It’s the strangest thing that writer’s block. You know what you want to write about, you’ve set the time aside to write it, but for some reason, nothing is coming out.
We’ve all been there before. Whether it was when we were in high school, sometime during college (probably more often than we would have liked) – even right in the middle of our most recent blog post or email newsletter – the dreaded writer’s block sets in.
Is it the topic?
When you’re writing about a topic you know a lot about, it can be even more difficult to explain it in the way you know it should be explained. Your expectations are high when you’re writing about something you’re an expert on or that you have a lot of experience with, and that’s okay – they should be.
But just because you’re feeling stuck right now doesn’t mean you can’t get started.
Just let go: A writing exercise
When you’ve been faced with writer’s block in the past, have you ever tried to just let go of your thoughts?
I challenge you to go through the following exercise the next time you’re faced with writer’s block. It will not only help you get started, but it will also be here for you as something you can practice moving forward. A little something in your back pocket, if you will :)
1. Open up a Word or note doc
Now, just start typing.
Describe the topic you’re going to write about, write out why that topic is important to your audience, and try to identify the #1 thing you want your reader to walk away with after they’ve finished reading.
2. Don’t expect amazing
If complete sentences aren’t coming to you, then that’s okay. You can write words, phrases, bullet points, a numbered list – just go with it.
…I know you’ve avoided writing before by messing around with your font, the size, your doc layout and other such things… STOP using that as a crutch.
If you find yourself feeling frustrated because what’s coming out isn’t making complete sense to you right now, then stop being so hard on yourself. Don’t go into it expecting amazing; you’re going to have a much easier time getting something out if you just let go.
3. Brainstorm a title
Given what you’ve just written about your topic and why it’s important to your audience, start brainstorming a title. Use what you already know about your audience to help you along. What might catch their eye?
Don’t feel like you have to come up with your final title right now; sometimes getting one step closer to your title will help you get one step closer to the actual act of writing.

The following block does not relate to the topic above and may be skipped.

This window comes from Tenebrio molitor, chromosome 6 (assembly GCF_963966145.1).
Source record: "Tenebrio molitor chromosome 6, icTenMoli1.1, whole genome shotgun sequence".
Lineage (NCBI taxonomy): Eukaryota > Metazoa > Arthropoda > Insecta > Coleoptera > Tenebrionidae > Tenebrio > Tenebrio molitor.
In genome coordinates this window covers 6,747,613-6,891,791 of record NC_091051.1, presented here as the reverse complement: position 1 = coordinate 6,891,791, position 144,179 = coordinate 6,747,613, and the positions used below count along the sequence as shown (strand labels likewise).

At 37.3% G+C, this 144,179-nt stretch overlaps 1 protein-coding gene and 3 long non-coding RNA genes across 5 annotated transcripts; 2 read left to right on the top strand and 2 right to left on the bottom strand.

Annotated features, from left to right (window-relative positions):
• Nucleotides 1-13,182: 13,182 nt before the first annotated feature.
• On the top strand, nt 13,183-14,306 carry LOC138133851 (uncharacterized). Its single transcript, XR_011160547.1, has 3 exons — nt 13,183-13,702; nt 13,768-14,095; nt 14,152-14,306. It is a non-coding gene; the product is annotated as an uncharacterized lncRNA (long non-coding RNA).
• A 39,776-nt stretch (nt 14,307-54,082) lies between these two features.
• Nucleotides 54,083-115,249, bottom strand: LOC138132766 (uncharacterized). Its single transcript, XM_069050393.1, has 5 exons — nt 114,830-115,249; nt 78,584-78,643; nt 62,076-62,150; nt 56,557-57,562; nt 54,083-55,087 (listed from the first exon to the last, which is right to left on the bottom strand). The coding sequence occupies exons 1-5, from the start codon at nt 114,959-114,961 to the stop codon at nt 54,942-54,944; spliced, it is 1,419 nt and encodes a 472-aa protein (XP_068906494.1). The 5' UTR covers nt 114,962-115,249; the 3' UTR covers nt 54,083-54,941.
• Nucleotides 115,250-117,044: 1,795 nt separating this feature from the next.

4. Find a story
Recall any experiences you’ve had personally related to the topic you’re writing about. Do you have a story you can weave into this piece? If so, start writing out what happened, and how it’s related.
5. Dump it
This is your chance to get anything else left in your head – out. Don’t worry about whether or not it makes complete sense right now or is in the exact right order. Remember, you’re not trying to write a final draft on your first go around.
Writing is not about knowing exactly what to write and exactly how to write it the first time, every single time.
Improving as a writer takes a lot of practice, and the only way to practice is to keep writing (even when you don’t feel like you have anything to write about).
How many edits does one of your posts go through before you publish it?
How many times will you re-read it before you’ve seen it so many times that, eventually, you don’t even realize you’ve spelled something wrong?
It’s okay to expect amazing, but expect it at some point – not right away.
Know that it takes a lot of practice and patience before you’ll feel the true satisfaction that comes with writing a strong piece.
Avoid this mistake
When you set out to write about something – regardless of whether you know the topic like the back of your hand, or you don’t know it all – avoid making the mistake of sitting down intent on finishing right then and there.
Don’t expect that the words will just pour out onto the page, even if it feels like they’re ready to flow right out of your mind and onto the screen.
Don’t sit down and assume something is wrong – that you shouldn’t be writing about this particular topic – just because you can’t figure out what to say right away.
It happens to all of us; it’s not just you.
I hope you’ll accept my challenge, because once I accepted it, I took my writing to whole new level.
I started enjoying that initial period of stress-free expression, and I’ve found that I enjoy the entire process so much more when I don’t sit down with the expectation of finishing a piece right then and there.
I’ve also realized that one of the most important things we can do when we’re frustrated with our writing, or when we’re experiencing writer’s block full on, is make some kind of progress.
If you can complete several little steps towards your big goal, like the steps I’ve laid out above, then you’ll actually be making progress towards writing that amazing blog post or email newsletter or other piece.
Remember, don’t expect amazing – at least not the first time anyway.
Take a page from Seth Godin’s blog: Overcoming the impossibility of amazing